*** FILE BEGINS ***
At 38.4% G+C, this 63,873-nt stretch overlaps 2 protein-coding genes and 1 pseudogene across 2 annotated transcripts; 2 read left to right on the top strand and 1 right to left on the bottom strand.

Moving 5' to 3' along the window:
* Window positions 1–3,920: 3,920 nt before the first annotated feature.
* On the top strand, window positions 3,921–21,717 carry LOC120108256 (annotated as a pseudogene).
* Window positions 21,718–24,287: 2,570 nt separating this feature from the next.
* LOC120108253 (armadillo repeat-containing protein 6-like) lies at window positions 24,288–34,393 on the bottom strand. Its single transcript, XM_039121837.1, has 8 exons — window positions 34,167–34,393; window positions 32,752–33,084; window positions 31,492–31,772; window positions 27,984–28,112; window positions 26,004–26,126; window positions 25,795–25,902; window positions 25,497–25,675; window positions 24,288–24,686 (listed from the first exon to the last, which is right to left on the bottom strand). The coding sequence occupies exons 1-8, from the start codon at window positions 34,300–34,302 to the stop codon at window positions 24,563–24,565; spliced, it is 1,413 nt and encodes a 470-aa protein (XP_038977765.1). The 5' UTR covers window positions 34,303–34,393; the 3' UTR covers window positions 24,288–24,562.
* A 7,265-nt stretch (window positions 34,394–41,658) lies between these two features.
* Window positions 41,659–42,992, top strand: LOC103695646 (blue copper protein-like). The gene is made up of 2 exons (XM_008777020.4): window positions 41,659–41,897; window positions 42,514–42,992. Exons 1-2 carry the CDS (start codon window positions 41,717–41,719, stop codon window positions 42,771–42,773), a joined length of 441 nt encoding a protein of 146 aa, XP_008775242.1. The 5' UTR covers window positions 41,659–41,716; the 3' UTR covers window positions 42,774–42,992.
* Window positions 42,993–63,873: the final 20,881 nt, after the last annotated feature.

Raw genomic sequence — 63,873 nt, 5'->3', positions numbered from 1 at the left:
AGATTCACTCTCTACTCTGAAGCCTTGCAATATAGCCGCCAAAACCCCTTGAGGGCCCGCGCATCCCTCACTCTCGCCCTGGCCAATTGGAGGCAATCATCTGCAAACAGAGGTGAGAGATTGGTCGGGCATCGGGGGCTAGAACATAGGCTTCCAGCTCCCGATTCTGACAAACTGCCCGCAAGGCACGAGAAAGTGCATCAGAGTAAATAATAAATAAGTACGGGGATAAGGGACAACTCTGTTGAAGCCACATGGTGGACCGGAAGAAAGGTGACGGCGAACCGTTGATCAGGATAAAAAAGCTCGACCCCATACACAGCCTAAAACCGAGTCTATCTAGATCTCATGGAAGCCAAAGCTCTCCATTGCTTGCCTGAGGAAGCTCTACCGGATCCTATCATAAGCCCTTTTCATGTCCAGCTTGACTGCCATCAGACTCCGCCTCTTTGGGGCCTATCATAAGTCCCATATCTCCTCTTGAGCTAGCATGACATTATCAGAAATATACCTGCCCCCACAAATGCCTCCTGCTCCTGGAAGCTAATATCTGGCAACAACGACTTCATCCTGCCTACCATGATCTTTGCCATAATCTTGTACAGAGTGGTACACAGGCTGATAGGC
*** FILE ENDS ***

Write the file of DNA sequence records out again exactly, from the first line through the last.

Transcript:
At 38.4% G+C, this 63,873-nt stretch overlaps 2 protein-coding genes and 1 pseudogene across 2 annotated transcripts; 2 read left to right on the top strand and 1 right to left on the bottom strand.

Moving 5' to 3' along the window:
* Window positions 1–3,920: 3,920 nt before the first annotated feature.
* On the top strand, window positions 3,921–21,717 carry LOC120108256 (annotated as a pseudogene).
* Window positions 21,718–24,287: 2,570 nt separating this feature from the next.
* LOC120108253 (armadillo repeat-containing protein 6-like) lies at window positions 24,288–34,393 on the bottom strand. Its single transcript, XM_039121837.1, has 8 exons — window positions 34,167–34,393; window positions 32,752–33,084; window positions 31,492–31,772; window positions 27,984–28,112; window positions 26,004–26,126; window positions 25,795–25,902; window positions 25,497–25,675; window positions 24,288–24,686 (listed from the first exon to the last, which is right to left on the bottom strand). The coding sequence occupies exons 1-8, from the start codon at window positions 34,300–34,302 to the stop codon at window positions 24,563–24,565; spliced, it is 1,413 nt and encodes a 470-aa protein (XP_038977765.1). The 5' UTR covers window positions 34,303–34,393; the 3' UTR covers window positions 24,288–24,562.
* A 7,265-nt stretch (window positions 34,394–41,658) lies between these two features.
* Window positions 41,659–42,992, top strand: LOC103695646 (blue copper protein-like). The gene is made up of 2 exons (XM_008777020.4): window positions 41,659–41,897; window positions 42,514–42,992. Exons 1-2 carry the CDS (start codon window positions 41,717–41,719, stop codon window positions 42,771–42,773), a joined length of 441 nt encoding a protein of 146 aa, XP_008775242.1. The 5' UTR covers window positions 41,659–41,716; the 3' UTR covers window positions 42,774–42,992.
* Window positions 42,993–63,873: the final 20,881 nt, after the last annotated feature.

Raw genomic sequence — 63,873 nt, 5'->3', positions numbered from 1 at the left:
AGATTCACTCTCTACTCTGAAGCCTTGCAATATAGCCGCCAAAACCCCTTGAGGGCCCGCGCATCCCTCACTCTCGCCCTGGCCAATTGGAGGCAATCATCTGCAAACAGAGGTGAGAGATTGGTCGGGCATCGGGGGCTAGAACATAGGCTTCCAGCTCCCGATTCTGACAAACTGCCCGCAAGGCACGAGAAAGTGCATCAGAGTAAATAATAAATAAGTACGGGGATAAGGGACAACTCTGTTGAAGCCACATGGTGGACCGGAAGAAAGGTGACGGCGAACCGTTGATCAGGATAAAAAAGCTCGACCCCATACACAGCCTAAAACCGAGTCTATCTAGATCTCATGGAAGCCAAAGCTCTCCATTGCTTGCCTGAGGAAGCTCTACCGGATCCTATCATAAGCCCTTTTCATGTCCAGCTTGACTGCCATCAGACTCCGCCTCTTTGGGGCCTATCATAAGTCCCATATCTCCTCTTGAGCTAGCATGACATTATCAGAAATATACCTGCCCCCACAAATGCCTCCTGCTCCTGGAAGCTAATATCTGGCAACAACGACTTCATCCTGCCTACCATGATCTTTGCCATAATCTTGTACAGAGTGGTACACAGGCTGATAGGC